Walker v Secretary of State for Communities and Local Government

[2008] EWHC 62 (QB)




Royal Courts of Justice

Strand, London, WC2A 2LL



Case No: 10407/2007 and CO/6942/2006

(1)adrian Allen Walker And Thomas Kevin Brian
Secretary Of State For Communities And Local Government And Blackburn With Darwen Borough Council
(2)the Queen On The Application Of Walker And
Blackburn & Darwen Borough Council

Andrew Fraser-Urquhart instructed by Davies, Gore, Lomax for the Claimants

David Elvin QC and Graeme Keen (instructed by Blackburn and Darwen Borough Council) for Blackburn with Darwen Borough Council

John Litton instructed by the Treasury Solicitor for the Secretary of State

Hearing dates: 15 January 2008

Approved Judgment

I direct that pursuant to CPR PD 39A para 6.1 no official shorthand note shall be taken of this Judgment and that copies of this version as handed down may be treated as authentic.


The court has to deal with an application made under section 23 of the Acquisition of Land Act 1981 (the ALA) and an application made by the defendant to an associated judicial review application. The parties are agreed that the main matter to be dealt with by the Court is the ALA application. Depending on its outcome I will either, grant the application of the defendant in the associated judicial review as a consequence of dismissing the ALA application, or, if I uphold the ALA application, I will hear brief argument why that application should be granted notwithstanding that decision.

The section 23 application – the background


The claimants apply to quash the Borough of Blackburn with Darwen (Darwen Academy) (No 3) Compulsory Purchase Order 2006 (“the CPO”). That order was made on 24 October 2006 pursuant to section 226(1)(a) of the Town and Country Planning Act 1990 (“The TCPA”). The claimants are qualifying objectors to the making of that order and, having made a relevant objection, the Secretary of State, as required by 13A(3) of the ALA, caused a local inquiry to be held during June 2007. The Inspector's report of 17 August 2007 recommended that the CPO be confirmed by the Secretary of State without modification. The Secretary of State did so by her decision letter dated 3 October 2007.


The underlying subject matter of the CPO was the decision of the Borough Council to provide a site (“the Redearth site”) adjacent to Darwen town centre, for the establishment of a City Academy. The siting of such an Academy was the subject of dissent, in particular by those whose view was that such a school should, if at all, be sited on the site of the existing Darwen Moorlands High School whose site was some distance from the town centre and on a ridge above the river which flows through the town centre. By the time of the inquiry the Council had granted outline planning permission and reserved matters approval for the provision of the Academy on the Redearth site. The process by which the Borough Council had, prior to that application, taken the decision to site the Academy on the Redearth site was the subject of criticism. This focussed on the adequacy of consultation. The view the inspector took on that issue forms one of the major planks of the application.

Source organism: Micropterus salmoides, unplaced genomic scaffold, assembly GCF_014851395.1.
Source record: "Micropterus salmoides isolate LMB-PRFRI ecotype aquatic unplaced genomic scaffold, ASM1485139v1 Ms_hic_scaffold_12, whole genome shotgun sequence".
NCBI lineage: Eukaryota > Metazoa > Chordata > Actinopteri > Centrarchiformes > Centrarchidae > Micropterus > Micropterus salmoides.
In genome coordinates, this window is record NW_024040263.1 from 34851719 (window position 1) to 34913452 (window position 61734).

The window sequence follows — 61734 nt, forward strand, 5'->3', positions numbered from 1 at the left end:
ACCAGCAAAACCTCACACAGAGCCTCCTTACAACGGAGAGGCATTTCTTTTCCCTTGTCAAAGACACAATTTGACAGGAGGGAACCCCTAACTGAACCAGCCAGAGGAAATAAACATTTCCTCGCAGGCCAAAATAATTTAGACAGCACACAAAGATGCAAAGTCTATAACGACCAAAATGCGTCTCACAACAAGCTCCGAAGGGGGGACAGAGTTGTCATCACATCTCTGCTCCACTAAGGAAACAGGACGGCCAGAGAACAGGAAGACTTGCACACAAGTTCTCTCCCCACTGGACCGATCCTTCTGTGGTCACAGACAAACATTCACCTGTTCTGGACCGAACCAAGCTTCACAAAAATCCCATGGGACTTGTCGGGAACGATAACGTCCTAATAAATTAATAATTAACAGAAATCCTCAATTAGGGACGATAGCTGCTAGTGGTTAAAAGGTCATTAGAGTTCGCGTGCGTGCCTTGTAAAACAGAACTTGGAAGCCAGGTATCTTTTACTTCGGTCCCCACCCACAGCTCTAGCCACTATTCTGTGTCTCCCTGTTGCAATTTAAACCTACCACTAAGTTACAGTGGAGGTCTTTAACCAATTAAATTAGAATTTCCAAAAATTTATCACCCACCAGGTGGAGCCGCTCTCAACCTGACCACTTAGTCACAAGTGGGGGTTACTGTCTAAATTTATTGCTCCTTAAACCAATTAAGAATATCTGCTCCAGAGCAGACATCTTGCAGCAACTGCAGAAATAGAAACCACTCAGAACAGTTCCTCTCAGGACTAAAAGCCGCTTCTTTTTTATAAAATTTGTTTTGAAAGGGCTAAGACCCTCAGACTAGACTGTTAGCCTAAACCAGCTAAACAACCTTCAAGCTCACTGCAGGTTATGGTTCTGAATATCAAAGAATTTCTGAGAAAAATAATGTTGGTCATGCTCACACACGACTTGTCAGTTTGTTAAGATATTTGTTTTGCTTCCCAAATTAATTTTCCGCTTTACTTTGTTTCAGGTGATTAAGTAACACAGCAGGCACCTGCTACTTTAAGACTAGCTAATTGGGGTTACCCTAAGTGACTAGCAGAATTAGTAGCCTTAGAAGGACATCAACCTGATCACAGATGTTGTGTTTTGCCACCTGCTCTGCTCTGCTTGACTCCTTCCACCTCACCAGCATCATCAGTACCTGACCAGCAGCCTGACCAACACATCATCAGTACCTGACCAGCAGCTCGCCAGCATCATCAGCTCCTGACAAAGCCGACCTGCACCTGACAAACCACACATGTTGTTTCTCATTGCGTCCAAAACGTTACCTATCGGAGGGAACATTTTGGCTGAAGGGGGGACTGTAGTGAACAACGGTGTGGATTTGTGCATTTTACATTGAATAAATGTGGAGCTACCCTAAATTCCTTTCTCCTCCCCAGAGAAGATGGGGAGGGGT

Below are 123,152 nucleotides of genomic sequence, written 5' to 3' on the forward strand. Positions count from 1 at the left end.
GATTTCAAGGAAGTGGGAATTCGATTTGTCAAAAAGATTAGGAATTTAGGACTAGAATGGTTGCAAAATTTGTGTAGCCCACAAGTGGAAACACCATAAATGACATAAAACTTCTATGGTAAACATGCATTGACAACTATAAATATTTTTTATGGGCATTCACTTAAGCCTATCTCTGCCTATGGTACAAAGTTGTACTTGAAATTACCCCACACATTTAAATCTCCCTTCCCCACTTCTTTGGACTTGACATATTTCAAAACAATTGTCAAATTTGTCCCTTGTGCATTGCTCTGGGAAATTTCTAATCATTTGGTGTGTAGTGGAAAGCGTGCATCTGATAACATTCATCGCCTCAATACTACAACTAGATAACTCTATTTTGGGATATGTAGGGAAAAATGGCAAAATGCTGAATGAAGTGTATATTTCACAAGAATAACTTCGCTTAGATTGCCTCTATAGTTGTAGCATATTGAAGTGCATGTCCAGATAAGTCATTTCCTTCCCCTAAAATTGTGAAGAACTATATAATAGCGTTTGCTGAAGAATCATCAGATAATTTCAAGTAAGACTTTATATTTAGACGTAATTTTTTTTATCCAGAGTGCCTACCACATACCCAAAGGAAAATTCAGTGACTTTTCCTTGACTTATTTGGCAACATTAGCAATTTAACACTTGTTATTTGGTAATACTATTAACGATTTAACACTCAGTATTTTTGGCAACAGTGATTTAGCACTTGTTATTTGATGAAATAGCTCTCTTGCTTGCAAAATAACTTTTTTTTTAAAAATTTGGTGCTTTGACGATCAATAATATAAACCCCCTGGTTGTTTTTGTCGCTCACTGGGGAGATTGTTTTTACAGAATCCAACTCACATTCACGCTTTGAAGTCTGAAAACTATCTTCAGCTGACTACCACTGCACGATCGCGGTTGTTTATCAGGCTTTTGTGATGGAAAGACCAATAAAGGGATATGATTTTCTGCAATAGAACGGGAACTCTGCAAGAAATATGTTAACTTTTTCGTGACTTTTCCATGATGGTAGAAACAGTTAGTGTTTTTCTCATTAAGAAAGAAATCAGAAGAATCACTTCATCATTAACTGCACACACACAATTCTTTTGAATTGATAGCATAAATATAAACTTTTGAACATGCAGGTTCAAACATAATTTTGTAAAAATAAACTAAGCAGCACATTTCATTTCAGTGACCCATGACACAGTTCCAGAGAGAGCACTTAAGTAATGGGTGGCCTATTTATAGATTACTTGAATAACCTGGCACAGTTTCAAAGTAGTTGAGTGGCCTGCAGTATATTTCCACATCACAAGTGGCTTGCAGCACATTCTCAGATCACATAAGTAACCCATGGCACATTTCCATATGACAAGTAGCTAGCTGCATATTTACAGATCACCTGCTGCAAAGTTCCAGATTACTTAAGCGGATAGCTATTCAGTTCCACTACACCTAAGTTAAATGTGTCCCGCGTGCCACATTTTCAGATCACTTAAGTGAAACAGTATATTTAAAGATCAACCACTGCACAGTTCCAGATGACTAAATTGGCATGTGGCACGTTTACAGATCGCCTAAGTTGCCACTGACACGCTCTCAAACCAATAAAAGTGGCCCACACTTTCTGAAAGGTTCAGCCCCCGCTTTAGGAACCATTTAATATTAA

The statutory scheme


Section 226(1) of the Town and Country Planning Act 1990 (TCPA) provides as follows:

“A local authority to whom this section applies shall, on being authorised to do so by the Secretary of State, have power to acquire compulsorily any land in their area.

(a) If the authority think that the acquisition will facilitate the carrying out of development/redevelopment or improvement or in relation to the land…

(1A) But a local authority must not exercise the power under paragraph (a) of sub-section (1) unless the think the development, re-development or improvement is likely to contribute to the achievement of any one or more of the following objects:

(a) The promotion or improvement of the economic well being of their area;

(b) The promotion or improvement of the social well being of their area;

(c) The promotion or improvement of the environmental well being or their area…”


Section 23 of the ALA provides, amongst other things, as follows:

(1) If any person aggrieved by a compulsory purchase order desires to question the validity thereof, ….on the ground that the authorisation of a compulsory purchase thereby granted is not empowered to be granted under this act or any such enactment as is mention in Section 1(1) of the Act, he may make an application to the High Court.

(2) If any person aggrieved by –

A compulsory purchase order…desires to question the validity thereof on the ground that any relevant requirement has not been complied with in relation to the order or certificate he may make an application to the High Court…

(4) An application to the High Court under this section shall be made within 6 weeks…